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Two recent posts about apologetics

Here are two recent statuses from my Facebook about apologetics method. This topic has become important to me lately, and more so as I’ve been gearing up to finally read Charles Taylor’s A Secular Age. My blog may begin to focus on it more as well. My goal in the long term, I guess, is to think of apologetics in terms of theological anthropology — how should we share the truth of the gospel, given what it means to be a human being? — but we’ll see how that goes. For now here are the two posts; click the links to see comments from some of my friends. (More pushback on the second one).


(unrelated: first snowfall of the Winter was the very day we left for a Fall retreat at camp.)


1. About presuppositionalism (here)

It has taken me an entire college degree in Philosophy to realize that “presuppositional apologetics” is just Christian Philosophy but done in an annoying way.

The presup tactic is to expose the other person’s unspoken assumptions, and show how those assumptions make their non-Christian answers a foregone conclusion. “I don’t believe in God because I only believe in the 5 senses” is exposed by the question “can you know that the 5 senses are reliable using the 5 senses?” which implies that the person does not have good grounds for disbelieving in God. They had to chose that starting point (the 5 senses) and of course their conclusion is atheism; but we could have just as easily chosen any other starting point (“I believe in what seems rationally intuitive” or “I believe what my traditional community tells me”) and get any other number of results.

What I am just now realizing is that, in addition to being the most annoying tactic a person can possibly use during an in-person conversation… this is not much different from the extremely annoying dialectic that Socrates used. “Why?” “Why?” “Why?” “Ah, I see that we’ve reached bedrock, but do you have reason for believing this particular claim?”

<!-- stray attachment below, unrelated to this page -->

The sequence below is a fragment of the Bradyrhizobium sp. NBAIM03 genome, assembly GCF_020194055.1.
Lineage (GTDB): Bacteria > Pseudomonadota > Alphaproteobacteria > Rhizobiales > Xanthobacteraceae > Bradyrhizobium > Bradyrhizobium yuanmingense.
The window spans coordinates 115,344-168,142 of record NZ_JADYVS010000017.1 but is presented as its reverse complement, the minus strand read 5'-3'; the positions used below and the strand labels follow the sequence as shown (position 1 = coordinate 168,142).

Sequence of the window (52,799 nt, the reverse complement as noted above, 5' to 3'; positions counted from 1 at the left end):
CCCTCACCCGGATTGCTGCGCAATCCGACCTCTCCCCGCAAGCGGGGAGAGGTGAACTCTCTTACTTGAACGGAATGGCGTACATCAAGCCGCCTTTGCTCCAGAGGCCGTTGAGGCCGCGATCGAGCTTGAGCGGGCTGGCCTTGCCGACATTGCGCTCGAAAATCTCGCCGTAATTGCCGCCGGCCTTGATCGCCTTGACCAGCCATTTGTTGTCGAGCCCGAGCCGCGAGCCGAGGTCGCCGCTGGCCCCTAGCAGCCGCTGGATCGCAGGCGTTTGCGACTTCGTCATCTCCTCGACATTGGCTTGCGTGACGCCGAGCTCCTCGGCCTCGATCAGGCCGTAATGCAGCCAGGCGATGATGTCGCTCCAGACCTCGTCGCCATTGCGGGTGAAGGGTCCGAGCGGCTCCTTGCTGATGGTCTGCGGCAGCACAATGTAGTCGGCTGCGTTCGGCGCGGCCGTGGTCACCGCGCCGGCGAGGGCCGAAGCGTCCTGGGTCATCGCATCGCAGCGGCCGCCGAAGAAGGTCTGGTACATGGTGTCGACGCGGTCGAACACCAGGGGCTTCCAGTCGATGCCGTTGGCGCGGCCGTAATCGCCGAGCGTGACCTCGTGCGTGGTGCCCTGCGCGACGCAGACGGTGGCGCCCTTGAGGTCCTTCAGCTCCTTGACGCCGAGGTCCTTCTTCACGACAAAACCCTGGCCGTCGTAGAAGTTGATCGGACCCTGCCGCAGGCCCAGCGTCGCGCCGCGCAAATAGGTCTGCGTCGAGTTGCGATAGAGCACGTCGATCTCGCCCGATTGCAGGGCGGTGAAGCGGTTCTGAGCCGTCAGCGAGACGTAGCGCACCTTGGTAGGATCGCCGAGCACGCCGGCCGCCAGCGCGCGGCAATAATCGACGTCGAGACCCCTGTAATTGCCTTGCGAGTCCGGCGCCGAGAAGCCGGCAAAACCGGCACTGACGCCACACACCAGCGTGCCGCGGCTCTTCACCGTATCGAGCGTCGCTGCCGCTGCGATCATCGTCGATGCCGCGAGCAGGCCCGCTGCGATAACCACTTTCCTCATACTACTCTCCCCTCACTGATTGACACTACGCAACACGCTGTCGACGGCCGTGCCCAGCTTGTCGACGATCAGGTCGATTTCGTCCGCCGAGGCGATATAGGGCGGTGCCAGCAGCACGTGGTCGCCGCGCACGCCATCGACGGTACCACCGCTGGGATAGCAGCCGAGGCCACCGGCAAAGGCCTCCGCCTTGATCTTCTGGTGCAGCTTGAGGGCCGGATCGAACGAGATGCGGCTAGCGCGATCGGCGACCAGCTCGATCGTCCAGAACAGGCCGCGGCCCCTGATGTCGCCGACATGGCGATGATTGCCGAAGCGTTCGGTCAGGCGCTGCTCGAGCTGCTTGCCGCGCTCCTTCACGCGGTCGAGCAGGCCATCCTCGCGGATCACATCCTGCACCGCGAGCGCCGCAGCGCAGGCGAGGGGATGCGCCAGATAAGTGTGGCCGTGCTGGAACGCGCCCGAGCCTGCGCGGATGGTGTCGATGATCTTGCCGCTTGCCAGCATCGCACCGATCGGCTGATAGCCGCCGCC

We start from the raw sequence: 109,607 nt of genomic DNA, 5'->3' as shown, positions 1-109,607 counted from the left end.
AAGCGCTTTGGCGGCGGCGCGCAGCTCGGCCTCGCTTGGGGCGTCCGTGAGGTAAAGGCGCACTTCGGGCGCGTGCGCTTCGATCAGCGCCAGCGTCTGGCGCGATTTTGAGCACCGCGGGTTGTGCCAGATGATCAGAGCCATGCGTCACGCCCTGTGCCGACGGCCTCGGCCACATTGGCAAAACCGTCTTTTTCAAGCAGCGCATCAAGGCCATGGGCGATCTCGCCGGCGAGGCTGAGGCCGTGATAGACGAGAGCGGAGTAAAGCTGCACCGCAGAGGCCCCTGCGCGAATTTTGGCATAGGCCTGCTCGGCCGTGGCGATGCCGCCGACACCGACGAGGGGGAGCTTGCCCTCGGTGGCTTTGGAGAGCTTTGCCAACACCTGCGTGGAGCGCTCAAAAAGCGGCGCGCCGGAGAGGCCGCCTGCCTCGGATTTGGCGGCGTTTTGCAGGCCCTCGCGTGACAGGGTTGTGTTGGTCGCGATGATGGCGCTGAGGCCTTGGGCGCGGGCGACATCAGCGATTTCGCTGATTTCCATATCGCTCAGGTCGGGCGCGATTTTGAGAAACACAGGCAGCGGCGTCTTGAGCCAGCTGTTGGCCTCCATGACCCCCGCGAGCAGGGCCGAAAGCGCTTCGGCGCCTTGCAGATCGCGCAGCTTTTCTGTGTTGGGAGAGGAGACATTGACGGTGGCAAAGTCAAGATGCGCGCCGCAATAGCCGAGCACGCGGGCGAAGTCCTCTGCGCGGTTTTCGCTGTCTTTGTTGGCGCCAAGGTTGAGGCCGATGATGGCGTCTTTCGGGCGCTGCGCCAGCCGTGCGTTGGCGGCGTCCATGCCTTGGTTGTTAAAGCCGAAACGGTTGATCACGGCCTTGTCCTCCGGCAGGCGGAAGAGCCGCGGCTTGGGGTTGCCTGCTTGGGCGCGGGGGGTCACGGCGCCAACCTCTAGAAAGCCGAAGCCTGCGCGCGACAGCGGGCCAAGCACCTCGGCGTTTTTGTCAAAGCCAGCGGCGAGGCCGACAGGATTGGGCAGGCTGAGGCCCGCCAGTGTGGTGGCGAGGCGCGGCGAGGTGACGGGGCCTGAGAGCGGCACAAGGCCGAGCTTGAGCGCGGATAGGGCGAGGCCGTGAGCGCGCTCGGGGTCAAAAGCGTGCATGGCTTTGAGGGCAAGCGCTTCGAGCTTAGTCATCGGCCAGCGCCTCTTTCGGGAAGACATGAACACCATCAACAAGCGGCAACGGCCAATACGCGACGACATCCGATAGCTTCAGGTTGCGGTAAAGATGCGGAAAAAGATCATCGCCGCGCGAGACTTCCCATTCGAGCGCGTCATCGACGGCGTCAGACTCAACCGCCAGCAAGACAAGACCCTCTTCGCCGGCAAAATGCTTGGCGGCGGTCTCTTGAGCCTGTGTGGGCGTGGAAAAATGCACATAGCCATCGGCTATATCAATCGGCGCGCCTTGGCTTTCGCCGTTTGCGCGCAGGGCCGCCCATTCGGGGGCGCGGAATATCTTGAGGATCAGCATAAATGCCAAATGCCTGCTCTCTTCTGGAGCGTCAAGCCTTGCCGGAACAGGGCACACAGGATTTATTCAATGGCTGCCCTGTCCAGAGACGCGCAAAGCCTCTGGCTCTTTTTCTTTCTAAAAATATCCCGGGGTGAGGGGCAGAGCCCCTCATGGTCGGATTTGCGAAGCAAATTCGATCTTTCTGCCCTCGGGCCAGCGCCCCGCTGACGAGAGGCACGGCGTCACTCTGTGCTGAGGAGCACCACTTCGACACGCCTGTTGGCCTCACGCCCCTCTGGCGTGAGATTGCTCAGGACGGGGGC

The presup method is not much of a method at all. It is just Christian philosophy. But can’t we be so much more straightforward, so much less annoying, and so much more clear by just stating our epistemic grounds right at the beginning, instead of waiting for the other person to imply theirs and then question it into existence?


2. About religious epistemology and the Apologetics Industry (here)

So many times I have heard folks associated with the apologetics industry argue that we need a “cumulative case” approach to proving Christianity. Maybe one argument does not convincingly lead to the conclusions we want, but it almost does; another argument also almost does; so do these other ones over here, and look over there! More arguments that almost work.

But obviously, two 50% convincing arguments do not make a full truth. Nor do four 25% convincing arguments, nor do four-thirds of a 75% convincing argument, or even one-hundred ninety-ninths of a 99% convincing argument. If every single argument can be ruled out as flawed in some clear way, then they all fail. Full stop.

The solution to this does not seem to be “make better apologetics arguments” seeing as that has not worked well to date, but rather, “rethink apologetics methodology” or “rethink religious epistemology altogether.” This is why presuppositionalism has become the standard brand of Christian philosophy, along Plantinga’s lines.

But there is no reason why that has to be so. Why can’t there be other ways of understanding religious epistemology? Paul Moser in The Severity of God and his other books seems to have a viable competitor, and one that lines up more closely with the faith that apologetics tries to prove.

I am working on a paper right now (literally right now) on this topic and while writing it, it has become more and more obvious that there is an entire Apologetics Industry that feeds on bad arguments and shallow epistemology by failing to reckon with any new developments in epistemology since… say… the 1700’s. Why do we give them so much credit? And why are they, of all people, the ones whose work is popularized so that it reaches the common student in youth ministry?

This underscores the point I made in the post a few weeks ago about presuppositionalism: that what we need is not a shortcut method that leads to our conclusions, but a full-fleshed Christian philosophy that unashamedly grounds itself in the Gospel of Christ — both in content and in method.

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